This scenario repeated itself during my 20th high school reunion. My father was scheduled for surgery to remove his cancer infested lung the day after my reunion and I was in no mood to attend. But my best friend, my soul sister, had flown in from Montana (at my constant prodding) to attend. So, there I was — being thrown into the shower, being forced to dress-up, being tossed out the door and into one of the single most wonderful nights of my life (hint: there were margaritas). Even though I hadn’t spoken to many of these people in the 10 years since the last reunion.

So… back to Twitter. I stumbled upon Twitter when I was bored and hanging out in the Alive Hospice house during my mother’s final days. I dabbled here and there until I figured it out and began chatting with some funny interesting people. One of whom, (most likely unknown to her), encouraged me to start this blog. Twitter has broken me often (again, to explain this would be to give you far too much insight into my 12-year-old mind), but it has saved me more times than I can count. I started exercising and eating healthy and losing weight and writing and expressing and sharing and connecting and laughing and joking and thinking and breathing… I started breathing. Everyday, I take a breath and locate my friends and chat. Everyday… not every 10 years.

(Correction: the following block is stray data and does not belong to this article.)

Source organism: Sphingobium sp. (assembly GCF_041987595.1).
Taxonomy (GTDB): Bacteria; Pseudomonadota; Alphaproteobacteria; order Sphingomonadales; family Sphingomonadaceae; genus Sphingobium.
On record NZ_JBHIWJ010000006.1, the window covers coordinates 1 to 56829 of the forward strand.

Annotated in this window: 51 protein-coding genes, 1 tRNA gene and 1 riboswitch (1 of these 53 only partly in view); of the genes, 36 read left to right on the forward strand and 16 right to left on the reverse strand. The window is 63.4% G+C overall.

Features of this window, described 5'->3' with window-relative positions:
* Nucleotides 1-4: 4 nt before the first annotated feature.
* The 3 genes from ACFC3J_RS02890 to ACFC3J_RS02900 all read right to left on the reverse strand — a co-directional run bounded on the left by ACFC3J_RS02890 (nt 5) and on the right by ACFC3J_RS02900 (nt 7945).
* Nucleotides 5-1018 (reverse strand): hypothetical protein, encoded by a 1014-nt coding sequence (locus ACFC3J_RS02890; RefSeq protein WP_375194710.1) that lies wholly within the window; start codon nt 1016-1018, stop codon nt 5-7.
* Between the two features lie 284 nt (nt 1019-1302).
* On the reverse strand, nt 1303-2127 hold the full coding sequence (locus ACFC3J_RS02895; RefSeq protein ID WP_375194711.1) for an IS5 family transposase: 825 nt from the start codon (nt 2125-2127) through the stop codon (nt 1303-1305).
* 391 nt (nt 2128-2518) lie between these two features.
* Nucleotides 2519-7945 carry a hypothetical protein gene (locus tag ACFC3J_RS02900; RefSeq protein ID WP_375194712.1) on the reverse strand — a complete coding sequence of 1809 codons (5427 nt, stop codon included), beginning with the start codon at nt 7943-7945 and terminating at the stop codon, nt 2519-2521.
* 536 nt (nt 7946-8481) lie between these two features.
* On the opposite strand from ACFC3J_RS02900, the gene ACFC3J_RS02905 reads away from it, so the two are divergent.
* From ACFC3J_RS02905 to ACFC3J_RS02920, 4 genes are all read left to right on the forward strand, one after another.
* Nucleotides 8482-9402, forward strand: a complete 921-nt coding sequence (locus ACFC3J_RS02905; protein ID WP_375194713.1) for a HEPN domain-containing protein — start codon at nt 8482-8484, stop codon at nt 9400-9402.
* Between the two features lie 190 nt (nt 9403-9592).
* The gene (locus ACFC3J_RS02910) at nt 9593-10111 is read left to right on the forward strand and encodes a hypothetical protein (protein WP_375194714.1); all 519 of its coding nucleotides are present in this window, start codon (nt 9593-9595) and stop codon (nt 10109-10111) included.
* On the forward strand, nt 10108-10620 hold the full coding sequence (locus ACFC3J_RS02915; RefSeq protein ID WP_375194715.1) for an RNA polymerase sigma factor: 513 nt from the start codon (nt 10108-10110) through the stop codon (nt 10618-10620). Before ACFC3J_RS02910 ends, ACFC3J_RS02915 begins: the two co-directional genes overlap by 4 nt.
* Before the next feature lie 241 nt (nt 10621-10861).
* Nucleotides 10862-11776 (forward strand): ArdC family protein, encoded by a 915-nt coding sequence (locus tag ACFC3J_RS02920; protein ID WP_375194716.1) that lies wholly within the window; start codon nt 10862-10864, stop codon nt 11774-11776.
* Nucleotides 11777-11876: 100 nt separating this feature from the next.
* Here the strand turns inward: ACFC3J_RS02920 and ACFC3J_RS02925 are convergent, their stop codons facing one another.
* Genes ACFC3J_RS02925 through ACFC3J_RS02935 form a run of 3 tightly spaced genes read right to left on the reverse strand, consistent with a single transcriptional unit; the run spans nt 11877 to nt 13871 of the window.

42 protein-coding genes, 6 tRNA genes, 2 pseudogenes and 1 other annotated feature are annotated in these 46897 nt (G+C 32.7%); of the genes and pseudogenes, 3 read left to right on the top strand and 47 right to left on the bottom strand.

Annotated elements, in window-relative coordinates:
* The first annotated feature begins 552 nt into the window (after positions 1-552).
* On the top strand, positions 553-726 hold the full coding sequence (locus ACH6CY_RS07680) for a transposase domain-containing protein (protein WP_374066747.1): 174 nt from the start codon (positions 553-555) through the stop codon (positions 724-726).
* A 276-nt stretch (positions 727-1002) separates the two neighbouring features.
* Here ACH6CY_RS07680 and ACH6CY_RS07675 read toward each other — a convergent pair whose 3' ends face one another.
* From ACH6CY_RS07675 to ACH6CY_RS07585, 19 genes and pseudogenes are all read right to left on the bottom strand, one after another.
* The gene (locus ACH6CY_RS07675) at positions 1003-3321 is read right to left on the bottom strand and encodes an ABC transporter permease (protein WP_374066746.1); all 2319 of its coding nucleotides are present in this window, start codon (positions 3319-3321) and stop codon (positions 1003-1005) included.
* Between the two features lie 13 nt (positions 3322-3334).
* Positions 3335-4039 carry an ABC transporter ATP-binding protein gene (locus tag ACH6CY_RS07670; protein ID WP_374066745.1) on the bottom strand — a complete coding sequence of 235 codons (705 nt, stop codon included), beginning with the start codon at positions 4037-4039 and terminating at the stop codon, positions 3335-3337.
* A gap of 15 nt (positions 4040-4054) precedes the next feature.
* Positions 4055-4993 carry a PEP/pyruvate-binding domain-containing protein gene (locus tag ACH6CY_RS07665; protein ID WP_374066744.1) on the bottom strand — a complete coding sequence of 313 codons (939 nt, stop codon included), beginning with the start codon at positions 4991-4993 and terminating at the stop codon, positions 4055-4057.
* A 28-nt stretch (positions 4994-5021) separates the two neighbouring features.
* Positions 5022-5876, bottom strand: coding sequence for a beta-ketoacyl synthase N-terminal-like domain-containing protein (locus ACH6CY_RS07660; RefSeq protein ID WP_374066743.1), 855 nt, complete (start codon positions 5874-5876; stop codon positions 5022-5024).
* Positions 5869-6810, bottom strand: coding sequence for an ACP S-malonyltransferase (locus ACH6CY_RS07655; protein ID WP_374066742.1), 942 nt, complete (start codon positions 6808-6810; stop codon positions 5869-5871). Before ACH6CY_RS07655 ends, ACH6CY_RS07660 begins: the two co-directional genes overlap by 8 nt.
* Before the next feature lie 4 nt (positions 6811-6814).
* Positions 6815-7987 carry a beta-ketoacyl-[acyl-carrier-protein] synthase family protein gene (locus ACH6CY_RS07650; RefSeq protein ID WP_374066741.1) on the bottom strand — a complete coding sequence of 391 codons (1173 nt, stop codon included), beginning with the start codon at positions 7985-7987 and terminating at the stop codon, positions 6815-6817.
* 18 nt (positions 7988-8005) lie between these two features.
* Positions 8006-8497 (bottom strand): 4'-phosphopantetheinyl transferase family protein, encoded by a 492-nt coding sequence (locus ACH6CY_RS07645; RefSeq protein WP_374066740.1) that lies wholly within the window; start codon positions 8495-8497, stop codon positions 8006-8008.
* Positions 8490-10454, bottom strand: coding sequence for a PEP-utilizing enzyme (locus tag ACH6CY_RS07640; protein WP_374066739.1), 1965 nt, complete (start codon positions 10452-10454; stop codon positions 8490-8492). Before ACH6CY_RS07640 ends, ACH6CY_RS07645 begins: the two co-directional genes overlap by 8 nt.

My hand hovers, as of late. It wants to disconnect my mind from the world at my fingertips. It wants to separate me from the thing that has, at times, left me emotionally naked. But I know what the friends I’ve met have given me. I know what this blog has given me. I know what breathing and thinking and connecting and caring have given me. So, my hand may hover on occasion over that “deactivate account” button, but it won’t follow through — I won’t let it. Already this week I’ve talked to three people who I have a strong emotional connection with, I’ve chatted with three New York Times best-selling authors about dogs and treadmills and vacations, I’ve chatted with friends about their health and their jobs and their love life. I’ve connected with real people, who like me, have real lives and real feelings and real emotions. Who have you connected with?

Picture from Kind Over Matter

And… a bonus song!

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In Real Life…

I’ve been thinking about friends… how we meet, how we stay in touch, how we communicate, how we fight, how we make up, how we joke, how we laugh, how we let each other know that we love. I have many connections “in real life”. Friends I’ve known for long periods of time, friends I’ve known very briefly. I was trying to process the way in which we stay in touch. Is it face to face, is it by phone, is it by email or text or Facebook or twitter?

I actually opened my twitter account when my mother was in a hospice house nearing the end of her life (hospice can be a boring place, more on that later). I didn’t understand it and never looked at it — it seemed rather confusing. About four months later, I decided to give it a try again — still, it seemed confusing. But, I looked at it at least once a week and wrote little snippets in 140 characters or less. Then I began to connect with people and laugh and share stories. I would call it friendship.